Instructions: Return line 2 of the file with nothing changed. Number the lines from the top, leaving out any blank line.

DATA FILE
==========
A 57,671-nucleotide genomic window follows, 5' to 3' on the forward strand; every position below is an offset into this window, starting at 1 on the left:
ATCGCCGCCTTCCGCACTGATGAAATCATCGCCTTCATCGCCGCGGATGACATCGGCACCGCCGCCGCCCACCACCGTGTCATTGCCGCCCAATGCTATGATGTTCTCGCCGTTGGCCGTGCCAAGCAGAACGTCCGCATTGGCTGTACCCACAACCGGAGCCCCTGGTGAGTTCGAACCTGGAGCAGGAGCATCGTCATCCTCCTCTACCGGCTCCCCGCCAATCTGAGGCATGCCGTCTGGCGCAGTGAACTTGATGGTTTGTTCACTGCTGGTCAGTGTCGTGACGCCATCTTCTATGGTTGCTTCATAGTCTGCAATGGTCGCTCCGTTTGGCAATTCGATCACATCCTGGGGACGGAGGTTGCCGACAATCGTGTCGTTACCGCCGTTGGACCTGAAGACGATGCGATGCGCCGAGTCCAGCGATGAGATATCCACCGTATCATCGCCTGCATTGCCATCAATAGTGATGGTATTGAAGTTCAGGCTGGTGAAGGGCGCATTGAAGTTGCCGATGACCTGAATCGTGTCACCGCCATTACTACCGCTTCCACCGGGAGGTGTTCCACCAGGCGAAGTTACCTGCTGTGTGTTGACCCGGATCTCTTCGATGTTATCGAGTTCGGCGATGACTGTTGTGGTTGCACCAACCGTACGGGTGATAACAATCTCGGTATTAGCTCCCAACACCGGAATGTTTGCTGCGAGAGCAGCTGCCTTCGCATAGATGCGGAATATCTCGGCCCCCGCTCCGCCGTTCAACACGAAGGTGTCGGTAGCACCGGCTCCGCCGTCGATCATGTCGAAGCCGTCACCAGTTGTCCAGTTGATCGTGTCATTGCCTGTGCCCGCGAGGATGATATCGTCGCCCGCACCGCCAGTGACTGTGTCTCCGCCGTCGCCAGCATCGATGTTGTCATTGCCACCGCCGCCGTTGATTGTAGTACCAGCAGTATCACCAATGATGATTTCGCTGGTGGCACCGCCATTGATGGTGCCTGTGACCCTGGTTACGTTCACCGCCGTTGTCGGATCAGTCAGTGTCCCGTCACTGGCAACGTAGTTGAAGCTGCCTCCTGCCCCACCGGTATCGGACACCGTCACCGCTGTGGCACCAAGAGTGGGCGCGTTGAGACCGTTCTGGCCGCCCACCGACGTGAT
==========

ATCGCCGCCTTCCGCACTGATGAAATCATCGCCTTCATCGCCGCGGATGACATCGGCACCGCCGCCGCCCACCACCGTGTCATTGCCGCCCAATGCTATGATGTTCTCGCCGTTGGCCGTGCCAAGCAGAACGTCCGCATTGGCTGTACCCACAACCGGAGCCCCTGGTGAGTTCGAACCTGGAGCAGGAGCATCGTCATCCTCCTCTACCGGCTCCCCGCCAATCTGAGGCATGCCGTCTGGCGCAGTGAACTTGATGGTTTGTTCACTGCTGGTCAGTGTCGTGACGCCATCTTCTATGGTTGCTTCATAGTCTGCAATGGTCGCTCCGTTTGGCAATTCGATCACATCCTGGGGACGGAGGTTGCCGACAATCGTGTCGTTACCGCCGTTGGACCTGAAGACGATGCGATGCGCCGAGTCCAGCGATGAGATATCCACCGTATCATCGCCTGCATTGCCATCAATAGTGATGGTATTGAAGTTCAGGCTGGTGAAGGGCGCATTGAAGTTGCCGATGACCTGAATCGTGTCACCGCCATTACTACCGCTTCCACCGGGAGGTGTTCCACCAGGCGAAGTTACCTGCTGTGTGTTGACCCGGATCTCTTCGATGTTATCGAGTTCGGCGATGACTGTTGTGGTTGCACCAACCGTACGGGTGATAACAATCTCGGTATTAGCTCCCAACACCGGAATGTTTGCTGCGAGAGCAGCTGCCTTCGCATAGATGCGGAATATCTCGGCCCCCGCTCCGCCGTTCAACACGAAGGTGTCGGTAGCACCGGCTCCGCCGTCGATCATGTCGAAGCCGTCACCAGTTGTCCAGTTGATCGTGTCATTGCCTGTGCCCGCGAGGATGATATCGTCGCCCGCACCGCCAGTGACTGTGTCTCCGCCGTCGCCAGCATCGATGTTGTCATTGCCACCGCCGCCGTTGATTGTAGTACCAGCAGTATCACCAATGATGATTTCGCTGGTGGCACCGCCATTGATGGTGCCTGTGACCCTGGTTACGTTCACCGCCGTTGTCGGATCAGTCAGTGTCCCGTCACTGGCAACGTAGTTGAAGCTGCCTCCTGCCCCACCGGTATCGGACACCGTCACCGCTGTGGCACCAAGAGTGGGCGCGTTGAGACCGTTCTGGCCGCCCACCGACGTGAT